A tyre is the part of the wheel which makes contact with the ground. It sits on the wheel rim, and has an inner tube inside. There is also a type of wheel called the tubeless wheel. On tubeless wheels, the tyre and rim form a single, airtight unit, with no inner tube. Tyres are made for different types of bikes, riders, conditions and terrains, so your choice of tyre will depend on your size and cycling discipline. Each model of tyre has its pros and cons and is designed for a specific use.
Tyre diameter is measured in inches. A 14″ tyre is a very small tyre, made for junior bikes or some foldable bikes. A 20″ tyre is designed for BMX bikes. 26″ is the standard size of tyre and is used for almost all adult hybrid and mountain bikes.
In terms of width, a very thin tyre is 1″ wide while a very wide one is 2.7″ wide. These are the extremes of tyre size that you can find on the market. Most city bikes need 1.5″ wide tyres. For mountain bikes, the most common width is 2.0″. The tyre size is written on the tyre itself. For instance, on a tyre with a 26″ diameter and 1.9″width you will find: 26×1.9.
Road and Race Tyres
For road and race bikes, the wheel’s diameter is measured in millimetres. The most common size is 700 (28″), but 650mm wheels are also sometimes used.
The width of the tyre is called the “section”. Tyres on the market range from from 18mm, (very thin) to 25mm (wide). 35mm tyres, for cyclocross, are also available.
Hybrid and City Bike Tyres
Slick tyres are the best choice for city use. These tyres should be almost completely smooth. The pattern visible on the tyre is designed to evacuate water in case of rain or strong humidity. They need to be well inflated (accordingly to the manufacturer’s instructions). Indeed, the more inflated a tyre is, the less friction there will be between the tyre and the ground, making it easier to cycle at higher speeds with less effort. On tarmac roads, slick tyres have good grip and are very efficient.
In the countryside, or if you plan to ride your bike equally inside and outside the city, relatively smooth tyres are also advisable, but patterning on the tyres is vital to prevent you slipping on mud or water. Side notches will also help prevent the bike from slipping when turning.
Road Bike Tyres
Depending on how you use your road bike, some of the tyre‘s characteristics, such as weight, width or ideal pressure for efficiency, will be more important to you than others. On firm or very smooth surfaces, you can use tyres down to 18 width. The most common width is 22 or 23. If you are not used to thin tyres, or prioritise comfort over performance, 25-width tyres will be a good choice. If you do cyclocross, you will need specially designed tyres which are thin but serrated, and your choice of width will depend on the quality of the track: the wetter and rougher the terrain, the wider and more serrated the tyres must be. Pressure is a key parameter, as thin tyres must have an optimum efficiency on the road. Refer to the manufacturer’s instructions for further details.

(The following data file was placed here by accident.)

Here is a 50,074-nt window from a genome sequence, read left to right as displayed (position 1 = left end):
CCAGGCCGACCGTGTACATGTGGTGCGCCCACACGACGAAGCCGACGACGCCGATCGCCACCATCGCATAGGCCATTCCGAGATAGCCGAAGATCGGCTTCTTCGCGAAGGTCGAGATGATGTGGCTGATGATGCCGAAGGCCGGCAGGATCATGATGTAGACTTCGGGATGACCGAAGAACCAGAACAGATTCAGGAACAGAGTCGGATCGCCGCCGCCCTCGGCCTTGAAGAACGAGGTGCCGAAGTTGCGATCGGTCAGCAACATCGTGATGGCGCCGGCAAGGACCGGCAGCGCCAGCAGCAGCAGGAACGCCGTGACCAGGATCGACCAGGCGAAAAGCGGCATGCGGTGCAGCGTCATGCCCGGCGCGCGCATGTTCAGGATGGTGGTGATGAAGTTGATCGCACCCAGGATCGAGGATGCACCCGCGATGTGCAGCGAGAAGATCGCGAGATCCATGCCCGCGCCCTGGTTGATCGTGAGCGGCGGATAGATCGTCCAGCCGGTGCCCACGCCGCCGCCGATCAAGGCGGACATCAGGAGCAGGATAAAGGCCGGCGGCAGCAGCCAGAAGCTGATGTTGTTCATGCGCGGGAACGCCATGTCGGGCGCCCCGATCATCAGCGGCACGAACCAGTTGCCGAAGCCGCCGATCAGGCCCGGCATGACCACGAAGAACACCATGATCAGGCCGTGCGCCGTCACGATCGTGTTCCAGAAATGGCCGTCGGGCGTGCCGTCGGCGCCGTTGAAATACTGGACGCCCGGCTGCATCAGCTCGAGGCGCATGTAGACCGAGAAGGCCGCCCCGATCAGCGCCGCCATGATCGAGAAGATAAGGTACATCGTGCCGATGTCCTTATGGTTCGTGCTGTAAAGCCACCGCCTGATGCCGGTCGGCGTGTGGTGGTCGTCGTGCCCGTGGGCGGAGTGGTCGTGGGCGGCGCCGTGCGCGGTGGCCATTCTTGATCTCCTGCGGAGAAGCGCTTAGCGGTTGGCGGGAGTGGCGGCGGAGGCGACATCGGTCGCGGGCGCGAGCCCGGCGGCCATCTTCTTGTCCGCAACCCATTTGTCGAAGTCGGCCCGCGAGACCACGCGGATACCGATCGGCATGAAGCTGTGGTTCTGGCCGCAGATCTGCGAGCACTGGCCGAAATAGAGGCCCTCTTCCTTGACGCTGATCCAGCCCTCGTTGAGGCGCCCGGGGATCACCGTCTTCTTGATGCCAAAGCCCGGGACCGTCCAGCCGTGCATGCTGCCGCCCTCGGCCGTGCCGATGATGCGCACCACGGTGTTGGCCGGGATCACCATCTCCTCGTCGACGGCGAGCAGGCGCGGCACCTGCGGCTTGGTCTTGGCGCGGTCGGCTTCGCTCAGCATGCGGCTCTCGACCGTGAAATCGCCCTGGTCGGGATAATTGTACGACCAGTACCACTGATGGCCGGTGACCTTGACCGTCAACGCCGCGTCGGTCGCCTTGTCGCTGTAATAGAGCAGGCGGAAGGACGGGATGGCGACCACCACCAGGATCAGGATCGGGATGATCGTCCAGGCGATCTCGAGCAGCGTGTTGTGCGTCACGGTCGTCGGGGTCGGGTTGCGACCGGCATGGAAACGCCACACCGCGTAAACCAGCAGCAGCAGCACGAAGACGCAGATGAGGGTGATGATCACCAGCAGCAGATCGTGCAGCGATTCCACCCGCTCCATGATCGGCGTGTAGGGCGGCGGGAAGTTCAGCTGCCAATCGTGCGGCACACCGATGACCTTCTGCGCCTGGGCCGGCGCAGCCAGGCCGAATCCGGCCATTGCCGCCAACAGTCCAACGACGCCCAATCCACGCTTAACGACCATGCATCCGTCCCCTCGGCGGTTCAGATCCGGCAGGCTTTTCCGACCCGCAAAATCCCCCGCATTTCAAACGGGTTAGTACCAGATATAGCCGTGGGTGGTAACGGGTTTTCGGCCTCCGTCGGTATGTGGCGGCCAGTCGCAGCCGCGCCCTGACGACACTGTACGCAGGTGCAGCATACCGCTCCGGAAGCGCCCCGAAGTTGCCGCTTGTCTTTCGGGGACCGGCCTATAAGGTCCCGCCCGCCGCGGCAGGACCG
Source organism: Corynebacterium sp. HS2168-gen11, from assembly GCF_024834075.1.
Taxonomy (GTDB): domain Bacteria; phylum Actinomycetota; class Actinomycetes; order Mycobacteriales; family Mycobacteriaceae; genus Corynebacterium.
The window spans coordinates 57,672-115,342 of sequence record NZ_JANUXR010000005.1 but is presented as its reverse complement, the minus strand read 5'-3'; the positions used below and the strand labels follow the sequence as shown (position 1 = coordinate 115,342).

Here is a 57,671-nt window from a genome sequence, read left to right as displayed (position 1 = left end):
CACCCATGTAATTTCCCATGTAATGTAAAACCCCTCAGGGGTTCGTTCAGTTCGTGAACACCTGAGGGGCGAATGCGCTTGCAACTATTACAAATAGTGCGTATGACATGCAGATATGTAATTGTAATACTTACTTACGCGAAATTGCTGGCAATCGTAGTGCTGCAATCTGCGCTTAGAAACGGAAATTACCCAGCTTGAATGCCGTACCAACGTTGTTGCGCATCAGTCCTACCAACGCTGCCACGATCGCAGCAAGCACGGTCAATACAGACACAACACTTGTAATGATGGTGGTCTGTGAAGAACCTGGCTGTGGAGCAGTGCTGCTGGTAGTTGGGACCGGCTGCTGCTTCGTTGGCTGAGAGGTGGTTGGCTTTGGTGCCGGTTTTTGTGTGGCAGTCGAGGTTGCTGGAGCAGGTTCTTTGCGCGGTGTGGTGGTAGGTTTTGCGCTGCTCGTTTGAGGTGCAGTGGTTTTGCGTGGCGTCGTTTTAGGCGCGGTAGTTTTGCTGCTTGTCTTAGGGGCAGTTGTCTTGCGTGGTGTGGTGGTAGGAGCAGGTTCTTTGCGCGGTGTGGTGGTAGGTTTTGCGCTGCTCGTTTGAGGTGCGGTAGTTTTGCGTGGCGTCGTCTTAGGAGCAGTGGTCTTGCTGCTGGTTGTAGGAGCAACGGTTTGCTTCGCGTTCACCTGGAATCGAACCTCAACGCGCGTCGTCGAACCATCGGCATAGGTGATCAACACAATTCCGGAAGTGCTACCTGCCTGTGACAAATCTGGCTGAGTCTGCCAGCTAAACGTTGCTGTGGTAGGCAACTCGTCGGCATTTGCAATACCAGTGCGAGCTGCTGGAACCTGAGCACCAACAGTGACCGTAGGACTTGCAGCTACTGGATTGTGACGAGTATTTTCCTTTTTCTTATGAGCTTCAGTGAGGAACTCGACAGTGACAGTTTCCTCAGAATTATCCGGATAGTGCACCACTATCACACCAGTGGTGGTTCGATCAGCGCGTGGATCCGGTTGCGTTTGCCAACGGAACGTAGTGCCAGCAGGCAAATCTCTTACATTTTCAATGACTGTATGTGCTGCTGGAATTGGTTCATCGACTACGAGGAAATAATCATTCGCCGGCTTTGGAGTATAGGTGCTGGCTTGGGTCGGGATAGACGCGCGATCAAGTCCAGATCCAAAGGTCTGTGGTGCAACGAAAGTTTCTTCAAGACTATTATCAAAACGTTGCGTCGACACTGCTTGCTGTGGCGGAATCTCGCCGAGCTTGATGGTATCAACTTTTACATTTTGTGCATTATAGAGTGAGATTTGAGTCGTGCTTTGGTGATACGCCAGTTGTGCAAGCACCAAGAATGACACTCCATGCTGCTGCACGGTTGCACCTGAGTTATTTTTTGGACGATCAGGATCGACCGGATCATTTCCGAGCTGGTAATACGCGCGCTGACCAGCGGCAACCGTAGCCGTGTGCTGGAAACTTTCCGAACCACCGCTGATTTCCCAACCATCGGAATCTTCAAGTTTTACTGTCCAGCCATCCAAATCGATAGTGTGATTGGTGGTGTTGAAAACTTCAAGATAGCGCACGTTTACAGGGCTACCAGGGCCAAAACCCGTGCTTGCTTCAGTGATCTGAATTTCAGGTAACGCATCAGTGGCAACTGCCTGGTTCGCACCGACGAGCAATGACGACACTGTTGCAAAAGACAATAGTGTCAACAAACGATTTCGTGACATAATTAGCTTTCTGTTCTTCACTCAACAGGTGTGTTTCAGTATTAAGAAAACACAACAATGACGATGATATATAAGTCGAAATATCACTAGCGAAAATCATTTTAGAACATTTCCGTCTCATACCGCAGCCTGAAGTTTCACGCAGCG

Mountain Bike Tyres
Mountain bikes tyres can be very different from one use to another and depending on the discipline. The choice you make when selecting your tyres is then crucial as using the wrong tyres might even be dangerous.
Mountain bikes tyres can be very different from one use to another, and different again depending on the discipline. The choice you make when selecting your tyres is crucial, as using the wrong tyres could even be dangerous. Tyres for recreational mountain biking need not be overly knobbly, especially if you also use your bike in city and in the countryside. The tyres should have some texture, but nothing too deep. The thinner your tyres are (1.7″ to 1.8″), the easier they will be to use on easy-access terrains like roads and paths.
If you are regularly riding in the forest or in the rain, you will need wider tyres (1.9″ to 2.2″) with a deeper treads. For freeride, downhill or enduro cycling, mountain rides or on very rough tracks, your tyres need to be even wider (2.3″ to 2.7″). The tread should be deep and rough, with side notches to ensure good grip when turning.
Junior Bike Tyres
It is important to choose a classic tyre (plastic is not advisable), as this will allow your child to keep maximum grip on the ground. Make sure you choose the right size, depending on the child’s height.
Choose 20″ tyres designed specifically for BMX as they will be stronger. Depending on your discipline (race, dirt or recreational), you should choose a different type of tyre: for concrete, you should select a smoother tyre than for dirt.
There you have it, depending on which bike you have you’ll want to look for a different tyre in Decathlons tyre section.